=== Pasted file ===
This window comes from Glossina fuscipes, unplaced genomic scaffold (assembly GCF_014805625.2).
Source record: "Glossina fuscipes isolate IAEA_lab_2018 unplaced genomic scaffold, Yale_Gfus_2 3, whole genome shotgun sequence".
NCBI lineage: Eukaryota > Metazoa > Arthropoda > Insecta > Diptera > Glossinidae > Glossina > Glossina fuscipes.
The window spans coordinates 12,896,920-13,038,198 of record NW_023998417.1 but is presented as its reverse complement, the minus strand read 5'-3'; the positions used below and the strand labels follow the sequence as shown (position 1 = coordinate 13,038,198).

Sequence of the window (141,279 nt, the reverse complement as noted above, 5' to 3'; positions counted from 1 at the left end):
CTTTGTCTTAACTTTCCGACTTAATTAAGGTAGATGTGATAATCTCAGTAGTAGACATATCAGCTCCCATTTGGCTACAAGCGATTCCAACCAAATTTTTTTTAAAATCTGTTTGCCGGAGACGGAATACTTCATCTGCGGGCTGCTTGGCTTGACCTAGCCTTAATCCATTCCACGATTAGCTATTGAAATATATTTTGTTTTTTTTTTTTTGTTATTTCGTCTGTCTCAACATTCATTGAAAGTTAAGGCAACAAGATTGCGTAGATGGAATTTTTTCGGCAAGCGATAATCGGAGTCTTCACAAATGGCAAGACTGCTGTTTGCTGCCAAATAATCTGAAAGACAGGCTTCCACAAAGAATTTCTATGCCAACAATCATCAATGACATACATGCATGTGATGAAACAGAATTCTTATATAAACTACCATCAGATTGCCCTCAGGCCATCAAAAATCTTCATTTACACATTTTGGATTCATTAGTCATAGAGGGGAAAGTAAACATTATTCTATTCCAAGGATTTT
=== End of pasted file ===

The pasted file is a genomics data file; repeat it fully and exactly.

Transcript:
This window comes from Glossina fuscipes, unplaced genomic scaffold (assembly GCF_014805625.2).
Source record: "Glossina fuscipes isolate IAEA_lab_2018 unplaced genomic scaffold, Yale_Gfus_2 3, whole genome shotgun sequence".
NCBI lineage: Eukaryota > Metazoa > Arthropoda > Insecta > Diptera > Glossinidae > Glossina > Glossina fuscipes.
The window spans coordinates 12,896,920-13,038,198 of record NW_023998417.1 but is presented as its reverse complement, the minus strand read 5'-3'; the positions used below and the strand labels follow the sequence as shown (position 1 = coordinate 13,038,198).

Sequence of the window (141,279 nt, the reverse complement as noted above, 5' to 3'; positions counted from 1 at the left end):
CTTTGTCTTAACTTTCCGACTTAATTAAGGTAGATGTGATAATCTCAGTAGTAGACATATCAGCTCCCATTTGGCTACAAGCGATTCCAACCAAATTTTTTTTAAAATCTGTTTGCCGGAGACGGAATACTTCATCTGCGGGCTGCTTGGCTTGACCTAGCCTTAATCCATTCCACGATTAGCTATTGAAATATATTTTGTTTTTTTTTTTTTGTTATTTCGTCTGTCTCAACATTCATTGAAAGTTAAGGCAACAAGATTGCGTAGATGGAATTTTTTCGGCAAGCGATAATCGGAGTCTTCACAAATGGCAAGACTGCTGTTTGCTGCCAAATAATCTGAAAGACAGGCTTCCACAAAGAATTTCTATGCCAACAATCATCAATGACATACATGCATGTGATGAAACAGAATTCTTATATAAACTACCATCAGATTGCCCTCAGGCCATCAAAAATCTTCATTTACACATTTTGGATTCATTAGTCATAGAGGGGAAAGTAAACATTATTCTATTCCAAGGATTTT